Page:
I recently had the pleasure of speaking to the EU Conference on Digitisation of Cultural Heritage, ‘Ready to Reach Out’ (29 and 30 June 2016, Amsterdam). This event brought together policy makers, institutional senior management, frontline curators and researchers to share knowledge and discuss strategies for improved practice in the use and impact of digital collections. There are many fascinating angles from which these issues can be considered, including approaches to multilingualism, audience development, rights management, data quality and fostering connections across domains.
Our session, ‘Object? What Object?’, was moderated by Lily Knibbeler, executive director of the National Library of the Netherlands. Lily brings vast experience to the questions of how institutions can optimise curation of and access to collections for varied user groups and it was great to have a chance to respond to her thoughtful interjections during the session.
The provocation issued to speakers was that, given the increasing importance of digital objects in the cultural heritage sector, what types of work are behind collecting, curating and presenting digital heritage objects? What changes are needed in the ‘back offices’ of the institutions?
This, for me, is a rich area of reflection. There were a number of tempting tacks that were possible to take but I decided to use the talk as an opportunity to do three things:
- firstly, to conceptualise the cultural heritage sector as an interconnected landscape where digital objects flow from their creators to various stakeholders including collecting institutions;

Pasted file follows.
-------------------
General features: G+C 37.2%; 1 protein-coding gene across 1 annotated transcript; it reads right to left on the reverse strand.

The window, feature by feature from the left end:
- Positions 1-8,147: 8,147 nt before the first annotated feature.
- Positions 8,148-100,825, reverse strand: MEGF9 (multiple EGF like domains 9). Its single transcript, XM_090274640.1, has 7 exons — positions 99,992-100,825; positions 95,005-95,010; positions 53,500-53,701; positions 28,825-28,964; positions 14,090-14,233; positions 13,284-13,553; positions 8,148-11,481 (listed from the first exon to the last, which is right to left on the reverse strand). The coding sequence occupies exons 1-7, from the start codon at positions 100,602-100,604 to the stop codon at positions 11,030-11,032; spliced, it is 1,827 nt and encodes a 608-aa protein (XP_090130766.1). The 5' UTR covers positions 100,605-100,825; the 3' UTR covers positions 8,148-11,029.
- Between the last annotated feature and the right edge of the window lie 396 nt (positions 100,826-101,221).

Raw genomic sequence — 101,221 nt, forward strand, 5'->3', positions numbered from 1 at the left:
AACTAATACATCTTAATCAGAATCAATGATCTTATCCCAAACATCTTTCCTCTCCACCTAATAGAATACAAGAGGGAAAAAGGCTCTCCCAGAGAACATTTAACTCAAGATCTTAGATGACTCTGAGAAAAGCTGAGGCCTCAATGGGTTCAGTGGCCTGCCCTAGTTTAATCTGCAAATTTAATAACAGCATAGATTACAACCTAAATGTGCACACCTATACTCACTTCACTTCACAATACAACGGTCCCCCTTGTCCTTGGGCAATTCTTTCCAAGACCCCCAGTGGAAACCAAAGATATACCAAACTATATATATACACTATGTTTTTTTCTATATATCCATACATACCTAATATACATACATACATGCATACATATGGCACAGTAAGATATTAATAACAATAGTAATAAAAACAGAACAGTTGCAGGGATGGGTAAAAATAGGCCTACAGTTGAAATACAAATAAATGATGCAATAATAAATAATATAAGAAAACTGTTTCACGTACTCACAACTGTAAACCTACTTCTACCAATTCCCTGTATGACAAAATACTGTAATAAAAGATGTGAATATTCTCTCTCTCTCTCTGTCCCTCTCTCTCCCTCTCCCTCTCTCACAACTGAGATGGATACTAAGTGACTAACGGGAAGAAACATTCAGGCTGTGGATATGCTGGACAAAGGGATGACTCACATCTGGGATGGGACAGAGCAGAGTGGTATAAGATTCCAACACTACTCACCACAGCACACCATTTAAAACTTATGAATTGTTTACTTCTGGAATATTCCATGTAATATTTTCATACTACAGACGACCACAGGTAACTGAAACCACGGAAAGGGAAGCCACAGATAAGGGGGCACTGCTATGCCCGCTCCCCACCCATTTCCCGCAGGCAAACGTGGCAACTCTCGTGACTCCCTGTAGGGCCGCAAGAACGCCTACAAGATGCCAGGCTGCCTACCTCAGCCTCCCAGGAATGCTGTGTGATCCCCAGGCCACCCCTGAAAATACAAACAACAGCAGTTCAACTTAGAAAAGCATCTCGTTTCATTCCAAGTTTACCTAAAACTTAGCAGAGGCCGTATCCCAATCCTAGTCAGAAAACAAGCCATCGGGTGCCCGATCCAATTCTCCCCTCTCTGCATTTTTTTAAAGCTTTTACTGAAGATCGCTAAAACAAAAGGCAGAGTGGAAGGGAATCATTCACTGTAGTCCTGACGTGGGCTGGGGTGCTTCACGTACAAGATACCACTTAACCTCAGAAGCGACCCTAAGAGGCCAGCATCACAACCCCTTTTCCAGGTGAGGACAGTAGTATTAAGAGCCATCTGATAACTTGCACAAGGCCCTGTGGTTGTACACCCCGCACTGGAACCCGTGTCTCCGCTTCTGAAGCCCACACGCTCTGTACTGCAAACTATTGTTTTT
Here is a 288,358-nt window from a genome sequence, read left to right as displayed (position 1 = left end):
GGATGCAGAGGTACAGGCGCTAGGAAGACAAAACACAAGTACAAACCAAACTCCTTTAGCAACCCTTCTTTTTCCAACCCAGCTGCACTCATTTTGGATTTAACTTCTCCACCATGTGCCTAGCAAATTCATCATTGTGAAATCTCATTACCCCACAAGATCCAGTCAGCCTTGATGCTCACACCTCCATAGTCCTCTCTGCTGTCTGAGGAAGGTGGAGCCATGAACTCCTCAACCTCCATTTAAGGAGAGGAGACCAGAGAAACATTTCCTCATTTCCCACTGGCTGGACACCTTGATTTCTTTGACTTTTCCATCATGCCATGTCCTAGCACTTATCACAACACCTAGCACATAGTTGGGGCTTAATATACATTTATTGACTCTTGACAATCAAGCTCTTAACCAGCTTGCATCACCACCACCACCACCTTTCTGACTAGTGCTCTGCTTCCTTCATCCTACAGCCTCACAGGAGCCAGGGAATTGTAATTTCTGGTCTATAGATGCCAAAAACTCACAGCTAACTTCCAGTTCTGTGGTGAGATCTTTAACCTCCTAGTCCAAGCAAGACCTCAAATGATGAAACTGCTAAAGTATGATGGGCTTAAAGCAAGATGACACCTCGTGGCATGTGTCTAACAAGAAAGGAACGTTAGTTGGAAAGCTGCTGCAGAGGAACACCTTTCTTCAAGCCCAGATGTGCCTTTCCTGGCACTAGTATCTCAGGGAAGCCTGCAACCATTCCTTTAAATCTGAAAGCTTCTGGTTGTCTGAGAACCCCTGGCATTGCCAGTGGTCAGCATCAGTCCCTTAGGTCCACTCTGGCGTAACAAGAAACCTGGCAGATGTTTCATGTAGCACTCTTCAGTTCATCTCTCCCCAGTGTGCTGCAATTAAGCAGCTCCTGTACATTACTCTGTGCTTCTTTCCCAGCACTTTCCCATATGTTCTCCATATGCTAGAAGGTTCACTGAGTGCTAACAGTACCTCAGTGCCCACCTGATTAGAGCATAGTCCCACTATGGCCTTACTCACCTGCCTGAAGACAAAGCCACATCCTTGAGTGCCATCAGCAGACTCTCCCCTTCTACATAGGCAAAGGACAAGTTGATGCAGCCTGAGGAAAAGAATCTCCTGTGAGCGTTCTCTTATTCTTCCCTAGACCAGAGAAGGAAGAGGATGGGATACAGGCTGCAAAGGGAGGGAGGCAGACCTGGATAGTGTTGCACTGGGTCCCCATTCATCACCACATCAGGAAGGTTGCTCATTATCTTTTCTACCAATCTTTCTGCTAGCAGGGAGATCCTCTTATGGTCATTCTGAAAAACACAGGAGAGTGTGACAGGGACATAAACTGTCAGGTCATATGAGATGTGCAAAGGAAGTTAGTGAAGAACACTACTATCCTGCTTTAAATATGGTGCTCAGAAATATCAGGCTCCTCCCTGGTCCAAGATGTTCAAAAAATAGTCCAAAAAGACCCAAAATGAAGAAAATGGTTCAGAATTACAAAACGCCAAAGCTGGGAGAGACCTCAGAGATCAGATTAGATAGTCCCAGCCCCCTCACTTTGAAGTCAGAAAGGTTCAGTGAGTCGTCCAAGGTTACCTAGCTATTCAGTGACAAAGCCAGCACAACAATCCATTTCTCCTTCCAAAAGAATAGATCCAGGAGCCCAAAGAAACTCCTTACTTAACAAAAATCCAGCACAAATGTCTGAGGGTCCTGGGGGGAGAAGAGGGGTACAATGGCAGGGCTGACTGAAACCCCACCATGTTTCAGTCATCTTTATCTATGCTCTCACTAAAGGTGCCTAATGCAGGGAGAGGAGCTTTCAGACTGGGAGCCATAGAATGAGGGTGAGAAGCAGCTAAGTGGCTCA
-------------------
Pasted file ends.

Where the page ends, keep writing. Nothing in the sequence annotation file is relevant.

- secondly, to highlight the importance of understanding the conditions under which digital object creators (such as artists) work, and the role played by digital objects within art making practices;
- and thirdly, to offer some recommendations to memory institutions for next steps, both at the strategic and policy levels and also in terms of suggestions of helpful existing research work and relevant tools.
This was clearly quite a lot to pack into 15 minutes! My main argument was that it is important to consider all the implications of the continuing growth in digital collections, but that it is critical to remember the importance of those who make digital cultural heritage objects in the first place. Artists are frequently not present at discussions such as this one – as self-employed professionals often working on a low and/or intermittent budget, it is difficult for them to justify the time and costs of conference attendance – but without their practice, the creation of new cultural heritage objects would soon dry up. This means that the sustainability of artists’ practice is linked to the sustainability of the digital cultural heritage landscape.
Please visit https://issuu.com/cre-aid/docs/minocw-cultural-heritage to read the full conference report.
Note: This post was originally published on Laura Molloy's blog on . It might have been updated since then in its original location. The post gives the views of the author(s), and not necessarily the position of the Oxford Internet Institute.